fix2x.sh – automatically create/resize @2x and non-@2x images for IOS

IOS Product Development, Unix
I've put together a quick bash script to automatically generate @2x and non-@2x images for IOS. The script looks through a directory, auto creates missing @2x or non-@2x files, and auto resizes the non-@2x files. Instructions: Download fix2x.sh from the Coder Cowboy Scripts GitHub Repo Copy the script to a directory Copy your original .png or .jpg files to the directory Open terminal & do something like the following: $ cd ~/Desktop/2x/ $ chmod +x fix2x.sh $ ./fix2x.sh . Script output will look something like this: Now processing file: ./normal name.png CREATING ./normal name@2x.png Original width: 15, height: 11 Small width: 7, height: 5 /Users/jason/Desktop/2x/normal name.png libpng warning: zero length keyword libpng warning: Empty language field in iTXt chunk /Users/jason/Desktop/2x/normal name.png Now processing file: ./twox name@2x.png Creating ./twox name.png Original…
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Custom OSX log file rotation / archiving

Tips, Unix
This is an updated/edited version of an article I posted years ago on World's Worst Software. Custom Log File Rotation In OSX It's not easy to figure out how to configure OSX's internal periodic tasks. I googled around a bit for info on integrating your own log rotation scheme into OSX's existing scheduled tasks, but I could not find any great documentation on the matter, so here's how I solved the problem. How OSX's log rotation works OSX (10.4+) automatically rotates your log files for you on a weekly basis. It first rotates older logs, then it gzips your current log file up, and then it creates a new log file for your system to continue logging to. The log files are gzipped into a file like logfile.0.gz where "logfile"…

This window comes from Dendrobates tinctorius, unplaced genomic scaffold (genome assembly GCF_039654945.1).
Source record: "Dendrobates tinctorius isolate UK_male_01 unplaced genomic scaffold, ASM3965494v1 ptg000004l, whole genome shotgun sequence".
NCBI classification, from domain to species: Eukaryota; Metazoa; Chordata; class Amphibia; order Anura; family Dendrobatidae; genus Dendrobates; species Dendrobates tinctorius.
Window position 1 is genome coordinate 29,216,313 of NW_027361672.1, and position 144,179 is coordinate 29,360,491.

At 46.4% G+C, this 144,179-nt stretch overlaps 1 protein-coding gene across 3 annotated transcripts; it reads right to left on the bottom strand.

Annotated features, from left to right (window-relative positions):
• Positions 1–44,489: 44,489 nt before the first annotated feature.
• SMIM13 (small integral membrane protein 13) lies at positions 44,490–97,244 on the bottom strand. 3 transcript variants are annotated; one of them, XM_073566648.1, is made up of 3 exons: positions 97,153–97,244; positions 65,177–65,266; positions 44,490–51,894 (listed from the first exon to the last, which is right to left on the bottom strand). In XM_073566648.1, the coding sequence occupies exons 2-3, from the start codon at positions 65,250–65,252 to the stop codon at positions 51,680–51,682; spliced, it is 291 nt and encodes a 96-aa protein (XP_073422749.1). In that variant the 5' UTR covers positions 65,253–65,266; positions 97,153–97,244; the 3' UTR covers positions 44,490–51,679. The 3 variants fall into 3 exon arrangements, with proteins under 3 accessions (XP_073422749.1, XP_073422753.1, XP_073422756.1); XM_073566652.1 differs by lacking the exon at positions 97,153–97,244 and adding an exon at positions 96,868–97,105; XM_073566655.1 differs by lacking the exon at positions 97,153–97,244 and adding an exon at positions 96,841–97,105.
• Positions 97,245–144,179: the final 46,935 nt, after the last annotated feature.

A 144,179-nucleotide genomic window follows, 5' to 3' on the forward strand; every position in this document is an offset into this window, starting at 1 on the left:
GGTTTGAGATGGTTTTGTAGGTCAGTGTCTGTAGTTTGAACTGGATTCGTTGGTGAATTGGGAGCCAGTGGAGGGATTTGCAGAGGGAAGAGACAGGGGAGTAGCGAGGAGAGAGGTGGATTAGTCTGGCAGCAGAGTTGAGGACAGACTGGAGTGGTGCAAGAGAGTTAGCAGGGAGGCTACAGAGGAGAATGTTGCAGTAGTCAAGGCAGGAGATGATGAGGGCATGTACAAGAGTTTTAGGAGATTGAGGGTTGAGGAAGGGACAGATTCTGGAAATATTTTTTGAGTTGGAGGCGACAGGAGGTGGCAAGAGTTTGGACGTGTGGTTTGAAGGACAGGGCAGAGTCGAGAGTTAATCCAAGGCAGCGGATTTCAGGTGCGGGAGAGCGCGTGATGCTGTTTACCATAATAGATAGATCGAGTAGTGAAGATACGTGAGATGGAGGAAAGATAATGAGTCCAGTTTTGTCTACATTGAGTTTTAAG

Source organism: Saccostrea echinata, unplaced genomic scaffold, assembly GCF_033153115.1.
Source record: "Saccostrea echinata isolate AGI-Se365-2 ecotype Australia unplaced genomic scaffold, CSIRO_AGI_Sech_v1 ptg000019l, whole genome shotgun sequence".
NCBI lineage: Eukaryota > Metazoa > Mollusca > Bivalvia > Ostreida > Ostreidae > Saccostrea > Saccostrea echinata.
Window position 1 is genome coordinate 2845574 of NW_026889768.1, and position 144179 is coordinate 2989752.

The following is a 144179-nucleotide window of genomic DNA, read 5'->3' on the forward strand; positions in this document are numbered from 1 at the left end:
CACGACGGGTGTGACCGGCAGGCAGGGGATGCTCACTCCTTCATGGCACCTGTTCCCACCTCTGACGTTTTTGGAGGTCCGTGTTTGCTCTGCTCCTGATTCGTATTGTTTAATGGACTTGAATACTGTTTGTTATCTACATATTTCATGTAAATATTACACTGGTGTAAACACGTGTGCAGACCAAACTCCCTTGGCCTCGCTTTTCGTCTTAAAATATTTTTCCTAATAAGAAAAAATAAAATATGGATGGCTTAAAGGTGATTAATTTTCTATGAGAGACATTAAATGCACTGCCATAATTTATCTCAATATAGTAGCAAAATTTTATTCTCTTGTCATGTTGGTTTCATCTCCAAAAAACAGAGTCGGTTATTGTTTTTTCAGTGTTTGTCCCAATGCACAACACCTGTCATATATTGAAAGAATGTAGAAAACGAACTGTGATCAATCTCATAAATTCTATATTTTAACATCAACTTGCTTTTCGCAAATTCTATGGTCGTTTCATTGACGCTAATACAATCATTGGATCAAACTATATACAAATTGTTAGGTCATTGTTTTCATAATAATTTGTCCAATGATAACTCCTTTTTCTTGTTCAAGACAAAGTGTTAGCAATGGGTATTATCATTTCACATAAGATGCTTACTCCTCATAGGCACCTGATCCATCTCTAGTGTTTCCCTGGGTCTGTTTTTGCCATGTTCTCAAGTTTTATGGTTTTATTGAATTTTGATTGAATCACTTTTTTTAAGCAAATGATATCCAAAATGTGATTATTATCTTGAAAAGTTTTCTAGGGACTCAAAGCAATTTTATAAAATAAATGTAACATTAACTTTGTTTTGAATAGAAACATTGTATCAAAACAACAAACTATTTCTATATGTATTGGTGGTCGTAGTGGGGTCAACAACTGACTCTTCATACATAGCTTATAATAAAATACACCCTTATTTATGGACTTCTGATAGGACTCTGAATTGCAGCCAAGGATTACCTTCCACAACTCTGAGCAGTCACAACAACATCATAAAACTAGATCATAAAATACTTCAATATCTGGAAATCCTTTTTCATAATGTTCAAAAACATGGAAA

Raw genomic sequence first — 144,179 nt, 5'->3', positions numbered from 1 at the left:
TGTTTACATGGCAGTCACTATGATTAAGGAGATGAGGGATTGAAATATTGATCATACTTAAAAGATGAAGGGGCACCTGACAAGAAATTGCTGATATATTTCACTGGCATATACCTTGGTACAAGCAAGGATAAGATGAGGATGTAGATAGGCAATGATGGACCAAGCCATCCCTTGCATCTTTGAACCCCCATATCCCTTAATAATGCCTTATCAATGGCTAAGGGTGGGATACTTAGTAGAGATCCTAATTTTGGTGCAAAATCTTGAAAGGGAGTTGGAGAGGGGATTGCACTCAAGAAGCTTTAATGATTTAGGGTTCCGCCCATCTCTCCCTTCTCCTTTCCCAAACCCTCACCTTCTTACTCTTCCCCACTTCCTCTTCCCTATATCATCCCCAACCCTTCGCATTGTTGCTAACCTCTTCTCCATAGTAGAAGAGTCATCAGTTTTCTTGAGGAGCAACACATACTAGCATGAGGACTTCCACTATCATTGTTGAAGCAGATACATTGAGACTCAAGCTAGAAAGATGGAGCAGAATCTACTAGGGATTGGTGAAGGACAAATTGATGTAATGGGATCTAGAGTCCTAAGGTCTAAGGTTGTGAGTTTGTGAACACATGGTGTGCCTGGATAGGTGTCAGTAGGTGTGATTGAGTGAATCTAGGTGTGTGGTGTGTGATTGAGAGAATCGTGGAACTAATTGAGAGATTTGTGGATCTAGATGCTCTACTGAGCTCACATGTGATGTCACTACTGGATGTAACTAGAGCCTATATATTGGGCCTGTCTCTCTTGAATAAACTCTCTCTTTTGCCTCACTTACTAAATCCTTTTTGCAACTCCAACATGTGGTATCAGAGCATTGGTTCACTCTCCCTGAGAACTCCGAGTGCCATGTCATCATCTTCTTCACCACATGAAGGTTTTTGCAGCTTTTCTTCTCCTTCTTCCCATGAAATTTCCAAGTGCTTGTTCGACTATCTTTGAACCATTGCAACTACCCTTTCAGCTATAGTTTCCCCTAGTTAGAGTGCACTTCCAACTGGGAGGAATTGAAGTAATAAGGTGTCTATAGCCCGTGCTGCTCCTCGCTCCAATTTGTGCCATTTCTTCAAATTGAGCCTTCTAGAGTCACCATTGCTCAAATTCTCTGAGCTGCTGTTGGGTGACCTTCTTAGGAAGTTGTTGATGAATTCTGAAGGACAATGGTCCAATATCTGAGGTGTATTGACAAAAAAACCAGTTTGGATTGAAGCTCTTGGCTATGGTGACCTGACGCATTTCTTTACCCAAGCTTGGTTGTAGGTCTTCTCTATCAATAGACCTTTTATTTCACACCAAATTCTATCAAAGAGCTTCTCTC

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TortoiseSVN not importing some files? Fix your permissions.

Tips, Unix, What I Just Learned
If TortoiseSVN (or SVN in general) seems to be skipping over some files when importing a project, there are a couple of causes to be careful of. First, make sure your permissions are set correctly, I just do the following in a dos box (after installing cygwin, of course..) in my project folder before import: chmod -R 777 * If you've already imported your project and the project folder is versioned, and TortoiseSVN is still giving you hell, you may have to right click on individual files it previously skipped and select tortoisesvn->add from the popup menu. Doing this at higher levels in the directory structure won't even show the permission-fixed files as addable :( If that doesnt seem to solve your problem, you may want to search for svn…
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Stopping Axis2 in unix

Java, Unix
If you're having trouble killing axis2 via a init.d script or otherwise on unix, just do this: AXIS2_CHILD_PID=`ps aux | egrep "axis2server.sh|SimpleAxis2Server" | grep -v "egrep" | awk '{print $2;}'` echo "Killing stubborn AXIS2 child process that won't die with parent.. pid is ${AXIS2_CHILD_PID}" kill ${AXIS2_CHILD_PID} >/dev/null 2>&1 && echo OK || echo "failed, what now?" That works for axis 1.5.1, at least. The odd thing about axis2 is, there isn't any documentation mentioning axis2 daemonizing. The axis2server.sh script certainly does not appear to daemonize, and the axis2.xml config file doesnt seem to make any mention of a deamonizing configuration item. Yet, when you run axis2server.sh in a terminal, it's interactive, ctrl-c, and the the script and the child axis2 will be dead. Run axis2server.sh as a background process, like…
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The Beauty of &&

Bash, Unix
I'm a big fan of bash. The first thing I do on any windows computer is install another browser, and the second thing I do is install cygwin. Cygwin gives me bash on windows, and fortunately on macs, OS X is based on unix, so bash is already there. Don't get me wrong, I'm not a true unix-head by any means. I don't live on the command line, I just know how to get things done with it. I don't prefer emacs or vi over a gui editor, and I couldn't tell you the history of bash, or whether bash is better than another shell option (aside from DOS, as any shell is better than that). And, honestly, there are quite a few linux commands that I'm not sure whether…
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